Boyle, C. (2016). Pervasive citizenship through #SenseCommons. Rhetoric Society Quarterly, 46.3: 269-283.
Boyle surveys the role of information systems and how they can inform rhetoric as a sort of systems theory. The author uses a rhetorical-theoretical approach—one of theory-building—to present a new take on citizen engagement in the context of smart cities and connected citizens. As such, the article is not presented in the form of a traditional research study. Instead, it attempts to describe how deliberative democracy is being replaced by the #SenseCommons, a rhetorical concept to describe how cities—and avenues for public participation—are being transformed with technologies (sensors, wearable devices, and systems) that rely on user-generated content.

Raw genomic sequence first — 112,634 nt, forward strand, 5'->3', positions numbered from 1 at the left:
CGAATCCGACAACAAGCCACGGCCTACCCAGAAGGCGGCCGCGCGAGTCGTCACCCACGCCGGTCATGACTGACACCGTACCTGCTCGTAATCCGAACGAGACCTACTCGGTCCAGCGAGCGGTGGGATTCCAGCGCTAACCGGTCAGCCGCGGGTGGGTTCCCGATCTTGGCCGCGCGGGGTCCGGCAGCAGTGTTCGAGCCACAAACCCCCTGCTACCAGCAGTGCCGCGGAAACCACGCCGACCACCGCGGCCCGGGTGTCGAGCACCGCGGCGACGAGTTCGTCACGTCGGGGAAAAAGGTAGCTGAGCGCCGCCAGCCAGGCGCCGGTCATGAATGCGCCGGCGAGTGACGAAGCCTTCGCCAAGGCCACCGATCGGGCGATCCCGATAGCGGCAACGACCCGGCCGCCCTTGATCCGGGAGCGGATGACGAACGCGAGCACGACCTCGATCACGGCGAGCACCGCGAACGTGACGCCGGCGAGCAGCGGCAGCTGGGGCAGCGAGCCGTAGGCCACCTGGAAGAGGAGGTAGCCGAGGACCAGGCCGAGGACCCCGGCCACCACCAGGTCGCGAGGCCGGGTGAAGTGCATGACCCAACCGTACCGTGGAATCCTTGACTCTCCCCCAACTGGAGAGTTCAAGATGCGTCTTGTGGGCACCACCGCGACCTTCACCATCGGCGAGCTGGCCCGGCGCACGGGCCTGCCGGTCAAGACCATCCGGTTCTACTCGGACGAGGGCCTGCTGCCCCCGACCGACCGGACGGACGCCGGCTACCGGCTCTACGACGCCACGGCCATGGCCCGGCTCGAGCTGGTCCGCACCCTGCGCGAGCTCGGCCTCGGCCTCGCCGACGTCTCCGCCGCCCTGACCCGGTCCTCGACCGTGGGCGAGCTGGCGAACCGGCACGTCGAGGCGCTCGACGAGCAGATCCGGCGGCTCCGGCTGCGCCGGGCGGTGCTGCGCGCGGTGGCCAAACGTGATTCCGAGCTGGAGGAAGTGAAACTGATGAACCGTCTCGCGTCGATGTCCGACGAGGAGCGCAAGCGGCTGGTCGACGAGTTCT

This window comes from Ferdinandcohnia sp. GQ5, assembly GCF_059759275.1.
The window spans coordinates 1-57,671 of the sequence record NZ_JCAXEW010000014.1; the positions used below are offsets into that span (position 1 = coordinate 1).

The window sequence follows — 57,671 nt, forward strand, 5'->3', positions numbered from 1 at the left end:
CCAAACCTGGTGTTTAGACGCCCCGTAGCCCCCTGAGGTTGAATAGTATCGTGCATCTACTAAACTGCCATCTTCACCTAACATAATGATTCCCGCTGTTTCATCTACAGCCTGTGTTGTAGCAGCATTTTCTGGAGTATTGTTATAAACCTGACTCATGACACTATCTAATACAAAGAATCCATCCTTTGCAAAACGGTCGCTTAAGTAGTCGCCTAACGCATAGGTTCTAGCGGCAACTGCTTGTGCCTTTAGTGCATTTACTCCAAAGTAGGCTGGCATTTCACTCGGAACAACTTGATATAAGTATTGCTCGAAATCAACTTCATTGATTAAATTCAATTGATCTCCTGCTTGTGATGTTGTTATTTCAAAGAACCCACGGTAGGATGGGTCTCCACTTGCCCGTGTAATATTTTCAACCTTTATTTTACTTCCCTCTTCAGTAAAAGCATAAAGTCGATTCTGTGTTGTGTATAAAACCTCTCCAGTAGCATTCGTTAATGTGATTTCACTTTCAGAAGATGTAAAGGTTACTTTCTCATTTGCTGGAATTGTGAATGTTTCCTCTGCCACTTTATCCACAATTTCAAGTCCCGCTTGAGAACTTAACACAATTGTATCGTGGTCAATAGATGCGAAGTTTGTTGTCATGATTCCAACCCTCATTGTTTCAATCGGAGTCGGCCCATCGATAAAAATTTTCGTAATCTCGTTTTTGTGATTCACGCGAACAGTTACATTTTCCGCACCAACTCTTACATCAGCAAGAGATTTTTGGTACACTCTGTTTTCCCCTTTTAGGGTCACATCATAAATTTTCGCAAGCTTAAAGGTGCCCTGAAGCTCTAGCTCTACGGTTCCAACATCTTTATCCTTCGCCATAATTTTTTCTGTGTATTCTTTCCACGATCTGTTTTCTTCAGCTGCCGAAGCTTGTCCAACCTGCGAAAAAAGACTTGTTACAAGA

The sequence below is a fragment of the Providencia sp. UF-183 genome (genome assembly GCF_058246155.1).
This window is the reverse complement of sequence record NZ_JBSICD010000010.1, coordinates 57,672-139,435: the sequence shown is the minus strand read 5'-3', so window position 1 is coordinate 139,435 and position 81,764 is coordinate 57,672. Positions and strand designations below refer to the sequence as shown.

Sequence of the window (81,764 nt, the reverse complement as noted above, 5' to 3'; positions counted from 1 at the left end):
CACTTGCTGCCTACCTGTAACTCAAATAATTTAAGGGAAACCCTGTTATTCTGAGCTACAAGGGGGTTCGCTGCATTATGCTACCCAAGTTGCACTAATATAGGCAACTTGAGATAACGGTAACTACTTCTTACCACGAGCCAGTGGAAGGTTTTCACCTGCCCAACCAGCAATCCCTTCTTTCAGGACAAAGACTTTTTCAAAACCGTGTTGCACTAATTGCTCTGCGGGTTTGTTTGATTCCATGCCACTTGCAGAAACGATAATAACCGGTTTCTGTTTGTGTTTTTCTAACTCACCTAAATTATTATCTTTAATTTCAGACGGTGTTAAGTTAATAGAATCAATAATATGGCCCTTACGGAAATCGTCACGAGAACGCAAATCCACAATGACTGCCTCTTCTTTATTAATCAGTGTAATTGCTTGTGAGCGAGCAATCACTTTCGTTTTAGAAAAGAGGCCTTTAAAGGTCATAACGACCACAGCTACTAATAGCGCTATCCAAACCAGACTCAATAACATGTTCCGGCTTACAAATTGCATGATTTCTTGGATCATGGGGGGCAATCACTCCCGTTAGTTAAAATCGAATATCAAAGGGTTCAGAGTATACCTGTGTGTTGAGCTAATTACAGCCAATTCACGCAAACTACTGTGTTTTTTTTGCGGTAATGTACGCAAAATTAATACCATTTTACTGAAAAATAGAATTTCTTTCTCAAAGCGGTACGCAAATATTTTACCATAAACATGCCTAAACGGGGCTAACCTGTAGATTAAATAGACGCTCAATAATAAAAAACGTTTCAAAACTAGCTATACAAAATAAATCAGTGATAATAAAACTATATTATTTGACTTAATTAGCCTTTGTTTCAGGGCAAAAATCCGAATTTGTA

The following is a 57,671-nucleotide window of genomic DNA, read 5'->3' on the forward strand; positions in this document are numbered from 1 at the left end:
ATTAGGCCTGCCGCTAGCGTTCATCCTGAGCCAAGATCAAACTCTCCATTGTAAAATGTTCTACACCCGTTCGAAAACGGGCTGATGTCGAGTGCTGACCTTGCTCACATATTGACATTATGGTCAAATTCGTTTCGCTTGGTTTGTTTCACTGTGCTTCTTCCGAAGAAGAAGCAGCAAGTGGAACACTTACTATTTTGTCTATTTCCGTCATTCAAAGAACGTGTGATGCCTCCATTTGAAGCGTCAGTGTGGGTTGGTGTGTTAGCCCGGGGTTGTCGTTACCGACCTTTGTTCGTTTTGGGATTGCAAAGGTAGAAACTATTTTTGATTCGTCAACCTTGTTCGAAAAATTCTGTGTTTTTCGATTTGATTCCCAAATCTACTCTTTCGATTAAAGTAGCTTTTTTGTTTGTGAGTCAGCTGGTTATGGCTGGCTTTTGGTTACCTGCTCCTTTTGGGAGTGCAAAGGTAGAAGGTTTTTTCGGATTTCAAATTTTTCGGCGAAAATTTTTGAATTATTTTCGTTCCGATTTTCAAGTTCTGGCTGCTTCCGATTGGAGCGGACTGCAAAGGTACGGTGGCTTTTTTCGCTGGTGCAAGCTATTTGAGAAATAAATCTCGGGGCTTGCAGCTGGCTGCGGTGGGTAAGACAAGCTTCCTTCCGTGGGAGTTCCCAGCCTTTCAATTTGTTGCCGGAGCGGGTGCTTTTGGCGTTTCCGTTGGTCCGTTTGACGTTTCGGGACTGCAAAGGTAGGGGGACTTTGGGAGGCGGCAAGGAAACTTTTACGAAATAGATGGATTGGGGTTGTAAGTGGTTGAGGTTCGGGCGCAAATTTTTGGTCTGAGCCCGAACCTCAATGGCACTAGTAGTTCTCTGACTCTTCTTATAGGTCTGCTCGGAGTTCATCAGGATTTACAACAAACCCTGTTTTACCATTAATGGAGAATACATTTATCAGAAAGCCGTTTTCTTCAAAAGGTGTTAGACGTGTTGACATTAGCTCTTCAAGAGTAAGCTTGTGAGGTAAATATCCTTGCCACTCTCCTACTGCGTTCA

According to Boyle, #SenseCommons is a “reference for pervasive information spaces that use big data analytics to combine unlikely partners of civic and commerce, public and private” (pg. 278). Traditional rhetorical appeals become messy in a #SenseCommons. Instead, “continuous rhetorical tactics” leverage human subjects, multiple human subjects, and the human as object whose body, mobile device, and movements contribute to a system of sorts in the #SenseCommons (pg. 278). Boyle’s piece is especially important for my project because it describes the work of citizens in a networked world. According to Boyle, “Instead of the common sense of rational citizens arriving at conclusions through deliberative debates, sensor and networked technology are shaping the conditions through which we sense a commons” (pg. 282). While the article is useful, it also does not truly account for the ways that citizens engage in a deliberative democracy. Citizens may well sense a commons through the material conditions of mobile technologies and networks, but they are still engaging in deliberation every day—either in physical spaces, orally with friends, neighbors, and acquaintances, and engaging in public discussions on social media, article comments, and online forums. The #SenseCommons, if anything, is augmenting those democratic practices while also adding an element of state surveillance.